Rodrigo Duterte’s presidential candidacy in the Philippines’ 2016 elections was a breath of fresh air for a majority of Filipinos. In a society of frustrated poor and ordinary citizens where the adage “the rich becomes richer, and the poor becomes poorer” rings very true, a populist candidate who portrays himself as the one who clearly understands the sentiments of the people and knows very well how to make these people’s lives better, is in a very strategic and strong position to win the support of the populace. Duterte’s 2016 presidential success bears testimony to this.
His unconventional approach to governance, empathizing and pro-masses campaign platforms, political and non-political commentaries, banters and interviews that were highly relatable and emotionally stirring to the public in a positive way and the way he portrayed himself as one of the masses, made him the outlier from all the 2016 presidential candidates.
Duterte being the first and only candidate who has a long track record of being a public official from a locality who ran in a national election, was able to pull that credentials into his advantage and accumulate the support of the masses by highlighting populist narratives. These include being for the people, knowing the realities on the ground and the struggles of poor ordinary Filipinos, and committing to solve the problems of the country through scalable governance strategies similar to what that he did in Davao City.
Indeed, Duterte has become a populist. And he was able to make himself one by effectively capitalizing on people’s grievances, emotions and the promises of giving these people better lives under his leadership, which revitalized the hopes of the Filipino people for a better Philippines.
As soon as he was seated President, Duterte wasted no time in implementing policies and programs aimed to fulfill his promises to the people. One of the most immediate yet controversial was his “War on Drugs”, which was intended to solve the drug problem in the country as he deems it to be a major hindrance to the country’s and its people’s progress and development. Duterte’s Drug War Threatens Philippine Democracy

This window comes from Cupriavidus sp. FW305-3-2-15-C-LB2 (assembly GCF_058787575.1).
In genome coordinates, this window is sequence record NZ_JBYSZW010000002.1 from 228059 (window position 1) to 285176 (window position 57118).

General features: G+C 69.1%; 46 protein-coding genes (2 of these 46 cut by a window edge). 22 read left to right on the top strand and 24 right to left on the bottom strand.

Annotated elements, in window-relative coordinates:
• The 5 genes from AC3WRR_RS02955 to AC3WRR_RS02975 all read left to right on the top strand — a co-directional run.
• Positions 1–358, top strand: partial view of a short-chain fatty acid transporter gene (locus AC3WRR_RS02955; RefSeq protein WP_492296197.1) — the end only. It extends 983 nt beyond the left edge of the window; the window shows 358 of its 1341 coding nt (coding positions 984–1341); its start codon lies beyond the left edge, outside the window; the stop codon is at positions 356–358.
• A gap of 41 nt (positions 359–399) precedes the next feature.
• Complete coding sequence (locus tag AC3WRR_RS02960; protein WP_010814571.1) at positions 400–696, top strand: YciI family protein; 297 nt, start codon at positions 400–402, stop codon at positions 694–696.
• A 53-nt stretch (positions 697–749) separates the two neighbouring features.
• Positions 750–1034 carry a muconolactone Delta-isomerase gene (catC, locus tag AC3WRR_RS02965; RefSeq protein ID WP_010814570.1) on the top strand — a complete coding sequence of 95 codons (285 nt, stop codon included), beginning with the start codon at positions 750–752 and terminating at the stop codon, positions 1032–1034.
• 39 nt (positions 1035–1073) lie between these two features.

However, as the drug war persisted, it became a strong manifestation of democratic backsliding in the country. As the war attempted to eliminate the country’s drug problem, it became a breeding ground for abuse of powers by implementing bodies/authorities and resulted to extrajudicial killings that are evident human rights violation in a country that has been widely known for championing democracy with robust adherence to the rule of law.
The administration continued to govern and manage the country using non-conventional ways including measures where the military was heavily utilized and deployed giving the public an impression that Duterte’s leadership is becoming highly reliant to the military, exhibiting elements that resembles the Martial Law.
Despite these alarming measures, which were actively called out especially by democratic watchdogs and advocates, Duterte still gets the approval and support of the people, and he was able to maintain a strong support-base especially from those who voted for him during the election who even dearly calls him “Tatay Digong”, the Filipino term for the head of the family, which signifies a strong and deep connection between Duterte and his supporters.
His team was able to skillfully invest and capitalize on the efficiency of social media to maintain the support of the people to his administration, notwithstanding the proliferation of fake news and social media trolls. Social media played a crucial role in creating a social divide among the Filipinos during the time of Duterte. It was weaponized in a way that made the people highly vulnerable and exposed to misinformation that affected and diminished citizen’s ability to be critical to the administration, its policies and way of governance.